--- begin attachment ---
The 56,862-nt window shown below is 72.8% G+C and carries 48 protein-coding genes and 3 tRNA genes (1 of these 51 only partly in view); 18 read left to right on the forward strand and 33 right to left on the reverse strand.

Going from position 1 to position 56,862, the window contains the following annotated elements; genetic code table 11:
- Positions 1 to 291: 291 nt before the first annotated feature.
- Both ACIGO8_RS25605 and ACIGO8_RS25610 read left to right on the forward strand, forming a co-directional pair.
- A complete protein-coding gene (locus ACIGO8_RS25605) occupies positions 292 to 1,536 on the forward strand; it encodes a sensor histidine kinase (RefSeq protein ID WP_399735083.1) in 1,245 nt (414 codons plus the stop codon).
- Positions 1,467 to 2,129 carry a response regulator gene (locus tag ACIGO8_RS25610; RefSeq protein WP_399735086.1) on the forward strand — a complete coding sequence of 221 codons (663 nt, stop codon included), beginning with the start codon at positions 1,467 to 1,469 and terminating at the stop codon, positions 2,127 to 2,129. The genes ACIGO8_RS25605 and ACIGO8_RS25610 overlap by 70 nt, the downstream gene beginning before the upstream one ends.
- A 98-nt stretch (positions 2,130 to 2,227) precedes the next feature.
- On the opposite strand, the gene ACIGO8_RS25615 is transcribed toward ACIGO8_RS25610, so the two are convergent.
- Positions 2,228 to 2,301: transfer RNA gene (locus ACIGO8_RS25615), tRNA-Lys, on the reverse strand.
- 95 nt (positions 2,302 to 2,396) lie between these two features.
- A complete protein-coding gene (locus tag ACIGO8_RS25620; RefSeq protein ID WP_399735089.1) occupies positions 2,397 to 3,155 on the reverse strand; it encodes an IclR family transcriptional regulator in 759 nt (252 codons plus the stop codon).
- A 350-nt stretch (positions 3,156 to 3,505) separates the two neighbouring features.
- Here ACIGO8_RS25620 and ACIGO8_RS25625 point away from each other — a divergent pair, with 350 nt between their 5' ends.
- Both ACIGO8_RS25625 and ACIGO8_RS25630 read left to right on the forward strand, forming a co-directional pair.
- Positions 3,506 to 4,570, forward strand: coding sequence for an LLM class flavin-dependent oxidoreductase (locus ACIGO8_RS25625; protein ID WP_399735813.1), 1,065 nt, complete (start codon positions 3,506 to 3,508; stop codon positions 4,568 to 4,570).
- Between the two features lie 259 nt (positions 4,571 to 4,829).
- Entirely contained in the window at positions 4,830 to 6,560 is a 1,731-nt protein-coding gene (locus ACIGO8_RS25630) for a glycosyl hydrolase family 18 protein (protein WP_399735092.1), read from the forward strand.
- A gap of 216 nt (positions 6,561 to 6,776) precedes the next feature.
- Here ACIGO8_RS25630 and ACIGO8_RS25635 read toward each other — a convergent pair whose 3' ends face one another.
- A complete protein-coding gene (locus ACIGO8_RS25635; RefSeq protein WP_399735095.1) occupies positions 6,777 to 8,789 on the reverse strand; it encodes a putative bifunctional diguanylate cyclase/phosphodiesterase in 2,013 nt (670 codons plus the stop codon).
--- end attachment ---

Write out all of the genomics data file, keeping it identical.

The 56,862-nt window shown below is 72.8% G+C and carries 48 protein-coding genes and 3 tRNA genes (1 of these 51 only partly in view); 18 read left to right on the forward strand and 33 right to left on the reverse strand.

Going from position 1 to position 56,862, the window contains the following annotated elements; genetic code table 11:
- Positions 1 to 291: 291 nt before the first annotated feature.
- Both ACIGO8_RS25605 and ACIGO8_RS25610 read left to right on the forward strand, forming a co-directional pair.
- A complete protein-coding gene (locus ACIGO8_RS25605) occupies positions 292 to 1,536 on the forward strand; it encodes a sensor histidine kinase (RefSeq protein ID WP_399735083.1) in 1,245 nt (414 codons plus the stop codon).
- Positions 1,467 to 2,129 carry a response regulator gene (locus tag ACIGO8_RS25610; RefSeq protein WP_399735086.1) on the forward strand — a complete coding sequence of 221 codons (663 nt, stop codon included), beginning with the start codon at positions 1,467 to 1,469 and terminating at the stop codon, positions 2,127 to 2,129. The genes ACIGO8_RS25605 and ACIGO8_RS25610 overlap by 70 nt, the downstream gene beginning before the upstream one ends.
- A 98-nt stretch (positions 2,130 to 2,227) precedes the next feature.
- On the opposite strand, the gene ACIGO8_RS25615 is transcribed toward ACIGO8_RS25610, so the two are convergent.
- Positions 2,228 to 2,301: transfer RNA gene (locus ACIGO8_RS25615), tRNA-Lys, on the reverse strand.
- 95 nt (positions 2,302 to 2,396) lie between these two features.
- A complete protein-coding gene (locus tag ACIGO8_RS25620; RefSeq protein ID WP_399735089.1) occupies positions 2,397 to 3,155 on the reverse strand; it encodes an IclR family transcriptional regulator in 759 nt (252 codons plus the stop codon).
- A 350-nt stretch (positions 3,156 to 3,505) separates the two neighbouring features.
- Here ACIGO8_RS25620 and ACIGO8_RS25625 point away from each other — a divergent pair, with 350 nt between their 5' ends.
- Both ACIGO8_RS25625 and ACIGO8_RS25630 read left to right on the forward strand, forming a co-directional pair.
- Positions 3,506 to 4,570, forward strand: coding sequence for an LLM class flavin-dependent oxidoreductase (locus ACIGO8_RS25625; protein ID WP_399735813.1), 1,065 nt, complete (start codon positions 3,506 to 3,508; stop codon positions 4,568 to 4,570).
- Between the two features lie 259 nt (positions 4,571 to 4,829).
- Entirely contained in the window at positions 4,830 to 6,560 is a 1,731-nt protein-coding gene (locus ACIGO8_RS25630) for a glycosyl hydrolase family 18 protein (protein WP_399735092.1), read from the forward strand.
- A gap of 216 nt (positions 6,561 to 6,776) precedes the next feature.
- Here ACIGO8_RS25630 and ACIGO8_RS25635 read toward each other — a convergent pair whose 3' ends face one another.
- A complete protein-coding gene (locus ACIGO8_RS25635; RefSeq protein WP_399735095.1) occupies positions 6,777 to 8,789 on the reverse strand; it encodes a putative bifunctional diguanylate cyclase/phosphodiesterase in 2,013 nt (670 codons plus the stop codon).